Many of us relish the intensity of the metropolis, but sometimes it's great to get away. Put the roof down on the car, and head out of town to one of our recommended destination restaurants, in the heart of the English countryside.
The Oxford Blue, Old Windsor, Berkshire
Once you're off the M40, drive through Runnymede, site of the Magna Carta and Berkshire's leafiest ward, and head to The Oxford Blue in Old Windsor, on the outskirts of the Great Park. This marvellous restaurant-cum-gastropub was originally two old gamekeepers' cottages, later joined together by proprietor and chef patron Steven Ellis, formerly of Restaurant Gordon Ramsay. The Oxford Blue employs a patriotic theme, but it's exceptionally gracefully applied in the form of British sparkling wines like Bolney Bubbly, or the Tregothnan Earl Grey Soufflé with biscuit ice cream, created by Ami Blakey, Ellis' partner and ex-Restaurant Gordon Ramsay pastry chef. Absolutely top-hole.
The Still Room at The Swan, Southwold, Suffolk
After 'restaurants with rooms' comes the next big experiential dining trend: 'distilleries with rooms'. This pub and restaurant's been owned by the Adnams brewing family since 1872. Both the Adnams business and The Swan itself have been reinvigorated by the artisan brewing phenomenon, and the pub's authentic credentials are still proudly on display, in the form of features such as original copper light fittings. You're hardly in Hackney Wick, though: Southwold is a traditional Victorian seaside resort, and while the menu isn't seafood-dominated, there is a choice of poached sea trout, Szechuan mackerel and squid to be sampled in the cosy townhouse-style dining room. Enthusiasts can also distill their own blend of gin to take home.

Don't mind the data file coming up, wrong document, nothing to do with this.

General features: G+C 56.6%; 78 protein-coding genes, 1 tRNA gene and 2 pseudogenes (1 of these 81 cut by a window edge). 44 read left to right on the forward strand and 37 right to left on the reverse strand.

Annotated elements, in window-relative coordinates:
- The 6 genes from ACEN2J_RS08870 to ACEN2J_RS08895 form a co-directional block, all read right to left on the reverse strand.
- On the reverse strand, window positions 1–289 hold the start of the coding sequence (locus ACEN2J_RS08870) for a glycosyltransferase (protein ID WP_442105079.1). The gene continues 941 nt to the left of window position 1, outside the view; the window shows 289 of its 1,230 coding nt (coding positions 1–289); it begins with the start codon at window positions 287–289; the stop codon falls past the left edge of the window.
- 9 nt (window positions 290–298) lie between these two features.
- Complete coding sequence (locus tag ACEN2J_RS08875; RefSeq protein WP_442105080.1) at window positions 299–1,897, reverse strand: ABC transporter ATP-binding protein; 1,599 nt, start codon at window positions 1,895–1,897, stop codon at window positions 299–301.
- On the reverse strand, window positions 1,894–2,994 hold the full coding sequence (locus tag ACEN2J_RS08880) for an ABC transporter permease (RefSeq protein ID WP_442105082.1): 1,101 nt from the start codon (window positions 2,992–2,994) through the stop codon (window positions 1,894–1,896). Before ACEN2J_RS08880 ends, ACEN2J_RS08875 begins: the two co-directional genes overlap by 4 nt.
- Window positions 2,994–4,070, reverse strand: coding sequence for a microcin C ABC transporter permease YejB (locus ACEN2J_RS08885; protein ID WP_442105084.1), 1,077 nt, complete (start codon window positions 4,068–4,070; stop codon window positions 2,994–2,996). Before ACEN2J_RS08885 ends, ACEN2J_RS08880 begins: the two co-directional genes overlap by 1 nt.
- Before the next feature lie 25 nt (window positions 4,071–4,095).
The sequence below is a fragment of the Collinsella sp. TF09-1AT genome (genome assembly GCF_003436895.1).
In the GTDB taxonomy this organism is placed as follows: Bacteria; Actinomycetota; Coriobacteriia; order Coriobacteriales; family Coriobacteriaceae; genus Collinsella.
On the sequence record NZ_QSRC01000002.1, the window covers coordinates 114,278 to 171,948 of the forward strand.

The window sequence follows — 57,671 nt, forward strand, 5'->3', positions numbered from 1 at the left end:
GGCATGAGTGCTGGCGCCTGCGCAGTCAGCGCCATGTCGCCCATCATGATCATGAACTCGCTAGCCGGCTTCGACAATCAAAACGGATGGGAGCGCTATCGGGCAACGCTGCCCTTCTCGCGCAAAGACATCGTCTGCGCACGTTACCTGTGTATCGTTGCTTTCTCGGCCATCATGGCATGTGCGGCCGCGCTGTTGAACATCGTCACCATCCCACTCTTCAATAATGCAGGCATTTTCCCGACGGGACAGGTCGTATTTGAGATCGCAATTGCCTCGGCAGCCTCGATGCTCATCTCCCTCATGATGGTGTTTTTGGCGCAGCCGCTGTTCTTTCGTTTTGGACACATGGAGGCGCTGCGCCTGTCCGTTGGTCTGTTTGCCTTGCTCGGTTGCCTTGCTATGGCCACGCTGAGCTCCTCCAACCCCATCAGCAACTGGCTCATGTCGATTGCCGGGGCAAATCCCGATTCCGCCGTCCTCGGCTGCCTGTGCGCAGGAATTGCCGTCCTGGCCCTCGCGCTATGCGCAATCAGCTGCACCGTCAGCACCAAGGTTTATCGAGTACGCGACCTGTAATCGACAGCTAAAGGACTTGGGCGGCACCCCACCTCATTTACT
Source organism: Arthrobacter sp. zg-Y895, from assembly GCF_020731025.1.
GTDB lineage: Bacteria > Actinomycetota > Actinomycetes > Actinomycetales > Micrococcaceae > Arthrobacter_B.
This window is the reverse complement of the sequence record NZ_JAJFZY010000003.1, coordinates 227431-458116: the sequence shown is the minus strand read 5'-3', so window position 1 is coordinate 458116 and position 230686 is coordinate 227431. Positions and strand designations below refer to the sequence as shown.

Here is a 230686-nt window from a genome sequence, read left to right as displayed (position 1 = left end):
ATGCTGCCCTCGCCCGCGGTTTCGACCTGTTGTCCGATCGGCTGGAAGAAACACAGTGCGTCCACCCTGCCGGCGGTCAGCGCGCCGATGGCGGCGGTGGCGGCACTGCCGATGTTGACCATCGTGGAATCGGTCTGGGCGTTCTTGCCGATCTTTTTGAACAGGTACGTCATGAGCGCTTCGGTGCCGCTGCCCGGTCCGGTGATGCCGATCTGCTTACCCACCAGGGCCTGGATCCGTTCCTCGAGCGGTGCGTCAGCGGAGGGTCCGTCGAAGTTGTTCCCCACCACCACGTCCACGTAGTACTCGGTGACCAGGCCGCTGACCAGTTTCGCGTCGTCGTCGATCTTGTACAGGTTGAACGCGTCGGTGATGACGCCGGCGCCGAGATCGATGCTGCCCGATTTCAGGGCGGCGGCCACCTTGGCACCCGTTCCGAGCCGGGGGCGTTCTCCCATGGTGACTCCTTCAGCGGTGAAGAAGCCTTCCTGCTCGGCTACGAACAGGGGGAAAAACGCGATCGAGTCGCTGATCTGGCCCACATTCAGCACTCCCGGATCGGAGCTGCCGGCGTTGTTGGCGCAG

The Mash Inn, Radnage, Buckinghamshire
The aficionado's choice for gastronomic adventure tours. "We forage, pickle and cure every day… and we cook over wood felled nearby," says proprietor Nick Mash. The kitchen uses an open fire, and there are no dividing walls or doors between it and the diners, who are encouraged to get up out of their chairs and enjoy the spectacle, as the flames lick their orders.
The Mash is adamant that the inn is not suitable for children under 16, and that it offers 'grown-up hospitality'. So it presents an oasis if you're looking to retreat as a couple, or with a group of friends. There are five rooms if you'd like to make a weekend of it, and perhaps embark on one of the foraging expeditions.
Le Manoir Aux Quat'Saisons, Oxfordshire
The undisputed champion of out-of-town fine dining restaurants has held its two Michelin stars since 1984. Raymond Blanc (for it is he) runs not only cooking, but gardening courses from here too, if you fancy an especially agreeable country weekend. The quietly confident menu is slightly different for lunch at weekends and on Bank Holidays – we recommend a long Friday afternoon if you can make it – and advance booking is of course mandatory. Highlights include wild garlic soup and Le Comté cheese, served at three different stages of maturation.
Lickfold Inn, Petworth, West Sussex
This casual dining project from chef Tom Sellers, the chap behind Restaurant Story in London Bridge, won 'Best New Pub' in Waitrose's 2016 Good Food Guide – among a host of other accolades. It proudly declares the ground floor of the Grade II-listed building to be 'a proper pub', while the menu in the restaurant upstairs puts a contemporary spin on gastropub favourites – chicken skin with yoghurt and pine from the bar snacks menu, for example, or partridge pot-au-feu. There's a garden terrace too, for lingering over the menu al fresco.
If one of these charming restaurants takes your fancy, now the fair weather's with us, why not contact your Lifestyle Manager for help with getting the nicest booking.